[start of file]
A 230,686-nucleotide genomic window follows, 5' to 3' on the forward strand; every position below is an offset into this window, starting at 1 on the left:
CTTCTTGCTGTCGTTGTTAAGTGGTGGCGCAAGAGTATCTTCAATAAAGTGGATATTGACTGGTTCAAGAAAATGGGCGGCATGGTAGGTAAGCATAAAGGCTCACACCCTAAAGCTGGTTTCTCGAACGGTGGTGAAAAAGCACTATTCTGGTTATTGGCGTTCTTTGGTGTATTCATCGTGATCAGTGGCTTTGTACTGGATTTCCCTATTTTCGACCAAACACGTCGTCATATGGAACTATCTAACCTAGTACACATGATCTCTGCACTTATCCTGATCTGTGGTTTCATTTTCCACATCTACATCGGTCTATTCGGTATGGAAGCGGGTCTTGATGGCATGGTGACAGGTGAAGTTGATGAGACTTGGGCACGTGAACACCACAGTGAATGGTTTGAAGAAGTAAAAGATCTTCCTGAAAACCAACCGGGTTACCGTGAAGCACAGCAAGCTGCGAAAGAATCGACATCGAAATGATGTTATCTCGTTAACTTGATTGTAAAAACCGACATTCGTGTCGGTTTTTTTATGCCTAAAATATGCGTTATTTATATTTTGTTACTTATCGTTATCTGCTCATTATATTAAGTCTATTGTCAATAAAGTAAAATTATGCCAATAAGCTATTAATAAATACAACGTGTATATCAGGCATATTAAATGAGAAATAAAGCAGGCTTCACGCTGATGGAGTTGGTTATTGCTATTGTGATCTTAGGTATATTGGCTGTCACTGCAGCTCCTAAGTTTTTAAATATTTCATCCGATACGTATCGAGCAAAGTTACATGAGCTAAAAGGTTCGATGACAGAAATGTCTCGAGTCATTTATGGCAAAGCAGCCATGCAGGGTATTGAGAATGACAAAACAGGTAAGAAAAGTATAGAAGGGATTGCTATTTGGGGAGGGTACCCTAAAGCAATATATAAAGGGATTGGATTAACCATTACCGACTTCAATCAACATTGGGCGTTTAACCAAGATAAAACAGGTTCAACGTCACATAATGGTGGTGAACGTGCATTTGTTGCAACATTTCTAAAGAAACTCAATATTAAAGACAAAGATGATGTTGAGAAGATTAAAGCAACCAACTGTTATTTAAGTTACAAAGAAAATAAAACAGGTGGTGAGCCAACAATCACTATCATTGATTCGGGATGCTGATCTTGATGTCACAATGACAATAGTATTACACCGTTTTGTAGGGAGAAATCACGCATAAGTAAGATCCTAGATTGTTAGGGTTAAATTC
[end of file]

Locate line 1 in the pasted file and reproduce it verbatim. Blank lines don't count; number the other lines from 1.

A 230,686-nucleotide genomic window follows, 5' to 3' on the forward strand; every position below is an offset into this window, starting at 1 on the left: